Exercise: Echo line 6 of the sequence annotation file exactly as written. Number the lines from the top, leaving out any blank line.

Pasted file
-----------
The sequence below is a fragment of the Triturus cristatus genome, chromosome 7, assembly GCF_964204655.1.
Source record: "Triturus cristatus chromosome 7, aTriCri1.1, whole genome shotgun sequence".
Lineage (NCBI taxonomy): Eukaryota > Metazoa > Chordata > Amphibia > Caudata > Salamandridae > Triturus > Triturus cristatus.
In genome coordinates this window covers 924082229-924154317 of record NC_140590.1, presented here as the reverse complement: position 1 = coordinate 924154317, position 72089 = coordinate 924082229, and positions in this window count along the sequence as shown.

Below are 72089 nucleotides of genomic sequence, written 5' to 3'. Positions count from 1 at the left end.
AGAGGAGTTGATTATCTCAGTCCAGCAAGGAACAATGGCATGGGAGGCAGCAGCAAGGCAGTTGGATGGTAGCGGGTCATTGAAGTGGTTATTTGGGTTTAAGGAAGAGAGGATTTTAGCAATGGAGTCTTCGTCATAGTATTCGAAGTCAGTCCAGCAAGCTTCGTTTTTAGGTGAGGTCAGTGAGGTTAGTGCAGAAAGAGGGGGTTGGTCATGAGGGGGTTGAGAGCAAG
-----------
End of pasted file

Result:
AGAGGAGTTGATTATCTCAGTCCAGCAAGGAACAATGGCATGGGAGGCAGCAGCAAGGCAGTTGGATGGTAGCGGGTCATTGAAGTGGTTATTTGGGTTTAAGGAAGAGAGGATTTTAGCAATGGAGTCTTCGTCATAGTATTCGAAGTCAGTCCAGCAAGCTTCGTTTTTAGGTGAGGTCAGTGAGGTTAGTGCAGAAAGAGGGGGTTGGTCATGAGGGGGTTGAGAGCAAG